When you’re publishing an effect, keep in mind that it will first be reviewed to make sure it meets Spark AR’s Review Policies before it can go live.
We’ve highlighted some of the most common reasons why effects are not accepted to help you better understand our policies and resolve issues.
My effect wasn’t accepted because it contains text that's not integrated into the scene of the effect.
If your effect includes text that's not integrated into the scene, it won't be accepted. See our policy on visual text, for more information.
This is because simply placing text on the screen tends to cover up and interfere with the AR experience instead of appearing naturally in the scene. Remember that people often prefer to add their own text and stickers to effects when they share them in their Instagram or Facebook stories. The only type of static text we accept is a timestamp or a few numbers on a film strip that don’t block the experience for users.
If you need to include text that’s not a timestamp, use a face tracker or plane tracker to track the text to the face or moving object.
For example, if you want to use a score counter in your gaming effect, track it to the user’s head using a face tracker, as in the example below.
For an example of how to integrate text into an effect, learn how to create a 2D photo effect with a dynamic timestamp.
My effect wasn’t accepted because it contains a photograph or photorealistic image of a person. These can't be used in effects, whether or not you have permission from the subject or intellectual property owner.
Due to safety concerns we can’t accept your effect if it contains a photograph or photorealistic image of a person. If you need to include an image of a person, make sure it can’t be mistaken for a photograph.
For example, when creating a “Who are you?” randomizer effect, use non-realistic cartoon images instead of photos of real or fictional people.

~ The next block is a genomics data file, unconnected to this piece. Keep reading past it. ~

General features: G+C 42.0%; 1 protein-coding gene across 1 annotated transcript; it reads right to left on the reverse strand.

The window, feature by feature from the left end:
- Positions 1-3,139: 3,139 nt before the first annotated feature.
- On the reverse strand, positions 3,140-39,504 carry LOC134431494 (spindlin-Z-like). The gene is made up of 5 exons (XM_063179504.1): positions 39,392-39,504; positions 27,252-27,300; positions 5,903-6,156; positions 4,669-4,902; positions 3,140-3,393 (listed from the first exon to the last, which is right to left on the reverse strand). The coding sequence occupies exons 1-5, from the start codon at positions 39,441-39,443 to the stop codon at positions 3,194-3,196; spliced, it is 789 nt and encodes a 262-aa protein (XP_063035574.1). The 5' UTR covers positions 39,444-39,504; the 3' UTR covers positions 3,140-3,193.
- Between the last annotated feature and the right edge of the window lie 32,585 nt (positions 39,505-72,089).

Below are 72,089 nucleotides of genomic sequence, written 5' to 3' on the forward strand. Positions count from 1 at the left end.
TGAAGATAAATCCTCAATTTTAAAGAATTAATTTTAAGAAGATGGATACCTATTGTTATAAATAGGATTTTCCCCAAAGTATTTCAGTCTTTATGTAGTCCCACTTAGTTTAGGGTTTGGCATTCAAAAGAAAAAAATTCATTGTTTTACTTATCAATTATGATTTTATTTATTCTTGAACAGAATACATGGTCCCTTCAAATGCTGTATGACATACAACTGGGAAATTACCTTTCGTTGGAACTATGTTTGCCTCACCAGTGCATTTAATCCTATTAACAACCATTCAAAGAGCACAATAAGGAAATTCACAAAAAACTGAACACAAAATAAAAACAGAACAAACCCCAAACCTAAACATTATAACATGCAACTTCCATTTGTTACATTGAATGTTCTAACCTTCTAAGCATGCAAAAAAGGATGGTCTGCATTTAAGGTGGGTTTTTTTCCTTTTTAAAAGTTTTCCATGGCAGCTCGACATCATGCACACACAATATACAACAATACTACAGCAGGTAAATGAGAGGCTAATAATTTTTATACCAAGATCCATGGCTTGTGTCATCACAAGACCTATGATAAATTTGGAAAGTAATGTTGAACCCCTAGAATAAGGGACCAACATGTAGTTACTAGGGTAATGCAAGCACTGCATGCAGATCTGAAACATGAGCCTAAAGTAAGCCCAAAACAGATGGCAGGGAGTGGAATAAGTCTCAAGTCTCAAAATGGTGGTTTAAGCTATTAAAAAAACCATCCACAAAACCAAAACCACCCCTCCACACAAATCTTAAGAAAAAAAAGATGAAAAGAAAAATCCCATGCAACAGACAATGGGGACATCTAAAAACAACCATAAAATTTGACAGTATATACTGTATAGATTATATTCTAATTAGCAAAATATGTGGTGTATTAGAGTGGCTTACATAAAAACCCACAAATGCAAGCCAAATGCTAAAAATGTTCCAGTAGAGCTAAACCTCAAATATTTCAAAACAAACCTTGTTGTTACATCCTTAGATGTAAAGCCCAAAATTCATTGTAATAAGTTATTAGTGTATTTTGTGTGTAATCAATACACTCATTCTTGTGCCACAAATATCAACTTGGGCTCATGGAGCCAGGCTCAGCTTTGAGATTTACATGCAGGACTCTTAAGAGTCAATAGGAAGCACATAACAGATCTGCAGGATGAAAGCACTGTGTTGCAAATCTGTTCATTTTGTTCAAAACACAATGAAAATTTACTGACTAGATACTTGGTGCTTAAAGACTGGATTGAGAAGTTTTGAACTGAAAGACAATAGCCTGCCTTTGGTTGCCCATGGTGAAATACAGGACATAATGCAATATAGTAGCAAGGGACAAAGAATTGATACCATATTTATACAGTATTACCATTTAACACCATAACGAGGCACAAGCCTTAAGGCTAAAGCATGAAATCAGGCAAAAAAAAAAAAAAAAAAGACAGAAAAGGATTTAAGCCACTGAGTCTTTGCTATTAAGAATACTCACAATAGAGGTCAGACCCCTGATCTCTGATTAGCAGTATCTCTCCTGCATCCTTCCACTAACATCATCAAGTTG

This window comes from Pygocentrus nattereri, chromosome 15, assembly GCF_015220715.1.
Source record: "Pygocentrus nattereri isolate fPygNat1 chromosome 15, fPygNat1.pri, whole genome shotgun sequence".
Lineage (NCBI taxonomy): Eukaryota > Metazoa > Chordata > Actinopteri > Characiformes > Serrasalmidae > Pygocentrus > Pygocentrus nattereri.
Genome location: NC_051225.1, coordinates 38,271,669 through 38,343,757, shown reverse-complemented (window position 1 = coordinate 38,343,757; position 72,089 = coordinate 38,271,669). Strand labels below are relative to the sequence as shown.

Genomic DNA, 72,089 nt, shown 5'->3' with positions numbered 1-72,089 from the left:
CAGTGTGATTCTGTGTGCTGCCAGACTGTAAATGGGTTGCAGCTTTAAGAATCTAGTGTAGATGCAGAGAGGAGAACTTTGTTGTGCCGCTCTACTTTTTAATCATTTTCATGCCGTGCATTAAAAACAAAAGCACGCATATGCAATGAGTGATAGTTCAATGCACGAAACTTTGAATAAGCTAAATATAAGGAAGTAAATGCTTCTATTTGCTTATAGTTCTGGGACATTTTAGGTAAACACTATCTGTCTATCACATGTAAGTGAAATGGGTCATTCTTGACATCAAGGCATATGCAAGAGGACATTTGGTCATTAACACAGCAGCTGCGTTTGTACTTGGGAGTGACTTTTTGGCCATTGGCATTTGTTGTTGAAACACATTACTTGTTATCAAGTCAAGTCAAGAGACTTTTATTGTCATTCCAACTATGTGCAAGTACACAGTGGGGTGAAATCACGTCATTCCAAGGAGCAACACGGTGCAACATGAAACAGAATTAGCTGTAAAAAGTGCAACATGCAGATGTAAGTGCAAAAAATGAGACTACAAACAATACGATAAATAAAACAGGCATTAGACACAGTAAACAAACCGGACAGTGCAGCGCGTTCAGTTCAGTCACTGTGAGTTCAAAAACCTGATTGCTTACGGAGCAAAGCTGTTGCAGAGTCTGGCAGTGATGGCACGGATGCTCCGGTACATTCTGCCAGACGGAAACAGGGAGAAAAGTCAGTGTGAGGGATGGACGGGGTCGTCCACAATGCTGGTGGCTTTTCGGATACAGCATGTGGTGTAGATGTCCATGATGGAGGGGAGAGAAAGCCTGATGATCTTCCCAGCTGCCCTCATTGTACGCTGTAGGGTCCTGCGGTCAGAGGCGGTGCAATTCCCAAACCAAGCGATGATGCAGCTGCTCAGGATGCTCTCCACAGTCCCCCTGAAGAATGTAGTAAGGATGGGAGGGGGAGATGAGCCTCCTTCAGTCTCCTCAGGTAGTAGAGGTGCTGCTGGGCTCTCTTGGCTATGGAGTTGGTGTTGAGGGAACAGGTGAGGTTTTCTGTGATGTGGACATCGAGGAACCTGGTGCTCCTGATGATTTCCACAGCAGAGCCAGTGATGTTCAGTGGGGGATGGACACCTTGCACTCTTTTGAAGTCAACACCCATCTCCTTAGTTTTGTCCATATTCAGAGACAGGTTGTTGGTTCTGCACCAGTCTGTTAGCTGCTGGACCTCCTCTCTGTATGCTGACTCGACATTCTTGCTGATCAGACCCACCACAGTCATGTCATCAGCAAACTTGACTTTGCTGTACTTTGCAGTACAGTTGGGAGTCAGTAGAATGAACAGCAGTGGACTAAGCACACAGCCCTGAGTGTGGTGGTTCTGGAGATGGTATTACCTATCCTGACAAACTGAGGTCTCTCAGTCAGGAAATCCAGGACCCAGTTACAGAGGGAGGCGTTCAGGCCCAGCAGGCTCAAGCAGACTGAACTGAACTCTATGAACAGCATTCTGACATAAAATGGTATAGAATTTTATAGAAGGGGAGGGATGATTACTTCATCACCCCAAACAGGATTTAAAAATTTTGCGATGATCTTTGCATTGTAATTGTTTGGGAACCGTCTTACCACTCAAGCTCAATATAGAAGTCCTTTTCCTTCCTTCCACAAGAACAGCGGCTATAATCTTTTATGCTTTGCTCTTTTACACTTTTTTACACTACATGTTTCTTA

My effect wasn’t accepted because my demo video was not captured in the Facebook or Instagram camera
You need to record a live demo of a real person using your effect directly from the Instagram or Facebook camera, with no editing or post-production.
It's important for example that when users who come across your demo video on Instagram get the same result when they try the effect out themselves.
If you take a screen recording of a default Spark preview or film your laptop or mobile device screen, your effect will be rejected.
My effect wasn’t accepted because it contains more than one logo and they are not integrated into the scene.
People prefer not to share effects that feel like ads and we encourage you to avoid branding elements. This is why we don’t accept effects that show more than one logo at a time.
If there is a logo in your effect it must be natural to the real-world environment or surface it appears on. A single logo on a hat or T-shirt is acceptable.
Randomizer (“which X are you?”) effects often include multiple logos. These are allowed because they cycle through each logo, one at a time. There is never more than one logo on the device screen at a time.
My effect wasn’t accepted because it contains non-standard instructions.
If you want to show instructions in your effect you must only use the instructions built into Spark AR Studio.
This policy allows us to guarantee that effects contain only simple and clear instructions, such as “Open your mouth” or “Tap your screen”, and that they are reliably translated and localized into the languages and markets we support.
If you need the user to perform a task that is not in the list of available instructions please share your feedback in Spark AR Community so we can continue to update and refine the list.
My effect wasn’t accepted because it promotes the use or depicts the sale of a potentially dangerous cosmetic procedure.
To encourage safety and well-being on our platforms, we don’t accept effects that directly promote or encourage potentially-dangerous cosmetic surgery. This is in line with both our Community Standards and the Spark AR Review Policies.
These include effects with instructional elements such as surgery lines or needles, as they clearly promote cosmetic procedures.
These depictions differ from effects that change the size and shape of facial features, known as face altering effects. For example, we allow effects that make the users' eyes or lips bigger or smaller.
We will continue to take steps to avoid promoting face altering effects in the Instagram Effects Gallery, unless they are used as part of a character transformation — for example, to make the user look like an animal or fantastical character.